Employee Engagement


November 2017

  • How Morale Changes as a Startup Grows

    When we think about startup cultures, we imagine ping pong tables, kegerators, and Nerf guns. More importantly, we envision an esprit de corps that drives employees to happily burn the midnight oil to build the next big thing. However, this startup cultural utopia invariably hits a rough patch for about 70% of startups in years three to four, regardless of how happy the team was before. We call this the “cultural chasm.”

  • Should CEOs Respond When Employees Complain About Them Online?

    Many leaders expect to be challenged by employees in the privacy of their offices, but there are greater risks when it happens online, in public. Others may pile on, a CEO’s response may be taken out of context, and comments may live on in perpetuity. A CEO’s personal reputation, which is one of a company’s most valuable assets, may be at stake.

  • Why the Millions We Spend on Employee Engagement Buy Us So Little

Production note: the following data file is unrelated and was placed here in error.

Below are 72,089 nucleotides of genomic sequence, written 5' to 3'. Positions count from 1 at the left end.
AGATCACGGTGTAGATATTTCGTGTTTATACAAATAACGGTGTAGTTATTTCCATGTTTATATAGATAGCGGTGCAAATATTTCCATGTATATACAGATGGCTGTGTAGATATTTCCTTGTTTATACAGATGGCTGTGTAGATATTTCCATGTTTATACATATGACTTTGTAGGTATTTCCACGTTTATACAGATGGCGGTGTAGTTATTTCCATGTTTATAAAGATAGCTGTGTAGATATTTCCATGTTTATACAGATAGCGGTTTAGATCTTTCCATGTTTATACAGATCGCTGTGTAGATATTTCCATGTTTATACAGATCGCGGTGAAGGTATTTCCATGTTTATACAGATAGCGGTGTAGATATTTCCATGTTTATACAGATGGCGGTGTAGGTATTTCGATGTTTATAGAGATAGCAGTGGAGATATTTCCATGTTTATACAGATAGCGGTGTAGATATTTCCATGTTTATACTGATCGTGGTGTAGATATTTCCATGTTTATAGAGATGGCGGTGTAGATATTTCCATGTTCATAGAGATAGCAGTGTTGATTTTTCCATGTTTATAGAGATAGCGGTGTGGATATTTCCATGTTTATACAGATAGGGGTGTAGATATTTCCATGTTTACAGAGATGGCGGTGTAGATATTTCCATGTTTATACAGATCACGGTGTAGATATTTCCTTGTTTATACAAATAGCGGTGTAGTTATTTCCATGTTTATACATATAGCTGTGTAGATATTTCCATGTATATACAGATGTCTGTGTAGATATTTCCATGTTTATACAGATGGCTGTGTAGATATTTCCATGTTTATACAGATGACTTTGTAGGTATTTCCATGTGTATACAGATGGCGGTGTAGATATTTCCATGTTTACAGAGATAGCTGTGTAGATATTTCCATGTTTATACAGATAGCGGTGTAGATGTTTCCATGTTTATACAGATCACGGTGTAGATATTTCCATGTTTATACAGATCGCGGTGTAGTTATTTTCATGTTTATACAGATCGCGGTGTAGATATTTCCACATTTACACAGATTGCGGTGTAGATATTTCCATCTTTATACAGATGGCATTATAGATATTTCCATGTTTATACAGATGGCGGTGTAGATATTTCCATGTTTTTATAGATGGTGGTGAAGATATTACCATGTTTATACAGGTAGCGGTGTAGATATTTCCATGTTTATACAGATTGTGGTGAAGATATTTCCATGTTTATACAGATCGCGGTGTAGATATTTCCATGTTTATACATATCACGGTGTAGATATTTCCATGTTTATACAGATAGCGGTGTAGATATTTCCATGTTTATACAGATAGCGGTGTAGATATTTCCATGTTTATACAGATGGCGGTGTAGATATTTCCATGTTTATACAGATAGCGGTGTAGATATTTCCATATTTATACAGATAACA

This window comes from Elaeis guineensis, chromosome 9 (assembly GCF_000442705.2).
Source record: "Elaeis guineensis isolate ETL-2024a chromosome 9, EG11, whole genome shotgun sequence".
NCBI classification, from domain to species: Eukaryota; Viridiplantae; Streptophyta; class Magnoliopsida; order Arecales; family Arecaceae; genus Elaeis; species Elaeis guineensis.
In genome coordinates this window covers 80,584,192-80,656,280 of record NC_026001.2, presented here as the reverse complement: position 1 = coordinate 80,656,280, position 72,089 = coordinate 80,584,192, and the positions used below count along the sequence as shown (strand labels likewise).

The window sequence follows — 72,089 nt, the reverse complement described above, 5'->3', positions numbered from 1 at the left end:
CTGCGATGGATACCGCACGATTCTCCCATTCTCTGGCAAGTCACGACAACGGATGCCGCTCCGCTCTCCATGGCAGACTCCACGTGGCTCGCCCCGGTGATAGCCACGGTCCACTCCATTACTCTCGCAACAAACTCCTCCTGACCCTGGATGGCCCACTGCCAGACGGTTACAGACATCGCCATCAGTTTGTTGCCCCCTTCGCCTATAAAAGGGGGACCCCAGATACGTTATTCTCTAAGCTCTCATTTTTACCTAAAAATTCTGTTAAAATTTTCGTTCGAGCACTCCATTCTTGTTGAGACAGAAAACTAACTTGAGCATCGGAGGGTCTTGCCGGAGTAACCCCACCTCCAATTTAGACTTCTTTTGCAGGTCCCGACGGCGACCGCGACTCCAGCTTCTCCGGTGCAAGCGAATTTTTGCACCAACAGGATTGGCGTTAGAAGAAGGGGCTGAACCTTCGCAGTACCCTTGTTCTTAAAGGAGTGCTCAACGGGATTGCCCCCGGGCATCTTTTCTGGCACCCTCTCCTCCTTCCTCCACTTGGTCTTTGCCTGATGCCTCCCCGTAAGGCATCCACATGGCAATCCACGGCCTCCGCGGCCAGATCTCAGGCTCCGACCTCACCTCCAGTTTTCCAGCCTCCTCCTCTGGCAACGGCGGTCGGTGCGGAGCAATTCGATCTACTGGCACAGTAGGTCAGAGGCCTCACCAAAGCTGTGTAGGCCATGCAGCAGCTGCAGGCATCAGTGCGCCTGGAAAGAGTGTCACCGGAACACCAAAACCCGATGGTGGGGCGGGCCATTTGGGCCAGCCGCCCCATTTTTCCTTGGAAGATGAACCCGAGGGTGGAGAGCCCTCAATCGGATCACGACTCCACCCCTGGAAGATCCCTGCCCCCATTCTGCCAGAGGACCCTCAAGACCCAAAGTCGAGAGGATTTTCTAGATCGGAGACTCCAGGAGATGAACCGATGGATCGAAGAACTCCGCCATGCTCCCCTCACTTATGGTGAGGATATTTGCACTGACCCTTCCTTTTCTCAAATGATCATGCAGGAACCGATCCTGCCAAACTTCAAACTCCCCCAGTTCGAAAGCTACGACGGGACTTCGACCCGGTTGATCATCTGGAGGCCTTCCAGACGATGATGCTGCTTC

Organizations are spending hundreds of millions of dollars on employee engagement programs, yet their scores on engagement surveys remain abysmally low. How is that possible? Because most initiatives amount to an adrenaline shot. A perk is introduced to boost scores, but over time the effect wears off and scores go back down. Another perk is introduced, and scores go back up — and then they fall again. The more this cycle repeats itself, the more it feels like manipulation.

  • Why COOs Should Think Like Behavioral Economists

    When Yelp was a startup with just 15 employees, the office manager began to stock the kitchen with drinks and snacks to get everyone through the long afternoons. Juice, water, fruit, chips, and as much candy as could be stuffed into the small kitchen drawer. Being at work was like being, well, a kid in a candy shop: a bottomless supply of Snickers, Twix, 3 Musketeers, M&M’s, Almond Joys — the list goes on.

  • Closing the Strategy-Execution Gap Means Focusing on What Employees Think, Not What They Do

    When you embark on a new strategic journey to sustain and grow your organization in an uncertain world, what do you prioritize? If you’re like most of the leaders we know, you start with organizational structure and processes. This would be a mistake.

October 2017